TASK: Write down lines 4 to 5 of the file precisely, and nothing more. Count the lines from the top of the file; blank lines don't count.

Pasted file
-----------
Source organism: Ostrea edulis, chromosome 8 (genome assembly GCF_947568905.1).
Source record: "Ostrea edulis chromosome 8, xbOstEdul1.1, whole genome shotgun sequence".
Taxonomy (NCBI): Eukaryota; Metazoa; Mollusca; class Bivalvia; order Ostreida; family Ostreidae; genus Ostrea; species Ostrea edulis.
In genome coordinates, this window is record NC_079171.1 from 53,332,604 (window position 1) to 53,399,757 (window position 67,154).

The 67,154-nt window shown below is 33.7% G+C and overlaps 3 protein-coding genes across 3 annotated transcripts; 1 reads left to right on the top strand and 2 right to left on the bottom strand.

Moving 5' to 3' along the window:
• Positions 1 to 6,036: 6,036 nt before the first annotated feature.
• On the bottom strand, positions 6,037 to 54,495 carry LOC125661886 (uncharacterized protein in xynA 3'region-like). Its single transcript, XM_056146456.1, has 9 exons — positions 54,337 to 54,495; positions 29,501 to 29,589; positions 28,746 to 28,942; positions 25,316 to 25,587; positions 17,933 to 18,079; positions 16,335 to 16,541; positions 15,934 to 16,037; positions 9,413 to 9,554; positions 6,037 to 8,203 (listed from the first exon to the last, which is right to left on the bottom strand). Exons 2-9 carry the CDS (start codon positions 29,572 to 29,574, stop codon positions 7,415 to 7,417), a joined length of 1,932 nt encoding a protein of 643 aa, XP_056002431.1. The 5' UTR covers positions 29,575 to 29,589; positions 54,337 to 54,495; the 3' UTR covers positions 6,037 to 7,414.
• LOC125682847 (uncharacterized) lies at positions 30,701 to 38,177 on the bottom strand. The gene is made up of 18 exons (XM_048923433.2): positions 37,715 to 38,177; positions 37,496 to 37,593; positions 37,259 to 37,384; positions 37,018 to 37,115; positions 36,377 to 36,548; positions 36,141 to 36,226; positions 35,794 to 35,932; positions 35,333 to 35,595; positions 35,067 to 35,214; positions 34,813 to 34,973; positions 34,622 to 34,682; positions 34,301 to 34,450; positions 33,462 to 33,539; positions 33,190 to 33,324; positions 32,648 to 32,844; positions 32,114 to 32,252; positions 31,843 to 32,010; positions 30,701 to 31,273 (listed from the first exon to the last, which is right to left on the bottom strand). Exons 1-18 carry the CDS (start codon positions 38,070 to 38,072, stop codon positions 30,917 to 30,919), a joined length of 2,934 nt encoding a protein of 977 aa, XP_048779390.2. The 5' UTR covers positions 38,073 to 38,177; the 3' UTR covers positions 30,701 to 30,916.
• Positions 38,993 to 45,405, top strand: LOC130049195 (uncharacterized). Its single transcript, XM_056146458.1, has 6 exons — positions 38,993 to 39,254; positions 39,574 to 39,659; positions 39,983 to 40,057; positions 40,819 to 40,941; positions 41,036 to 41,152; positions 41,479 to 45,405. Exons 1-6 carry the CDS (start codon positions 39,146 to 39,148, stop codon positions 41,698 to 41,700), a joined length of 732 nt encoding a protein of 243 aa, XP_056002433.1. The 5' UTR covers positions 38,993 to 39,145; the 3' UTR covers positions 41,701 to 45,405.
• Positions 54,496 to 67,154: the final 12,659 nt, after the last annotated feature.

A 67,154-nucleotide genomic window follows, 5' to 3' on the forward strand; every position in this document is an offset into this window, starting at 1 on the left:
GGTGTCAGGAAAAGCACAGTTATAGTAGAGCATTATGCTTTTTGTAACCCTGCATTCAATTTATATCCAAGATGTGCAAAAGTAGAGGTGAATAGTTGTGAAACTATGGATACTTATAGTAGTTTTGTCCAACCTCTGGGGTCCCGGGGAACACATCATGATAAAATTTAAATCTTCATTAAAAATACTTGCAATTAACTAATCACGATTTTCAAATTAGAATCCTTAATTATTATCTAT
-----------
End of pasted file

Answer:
In genome coordinates, this window is record NC_079171.1 from 53,332,604 (window position 1) to 53,399,757 (window position 67,154).

The 67,154-nt window shown below is 33.7% G+C and overlaps 3 protein-coding genes across 3 annotated transcripts; 1 reads left to right on the top strand and 2 right to left on the bottom strand.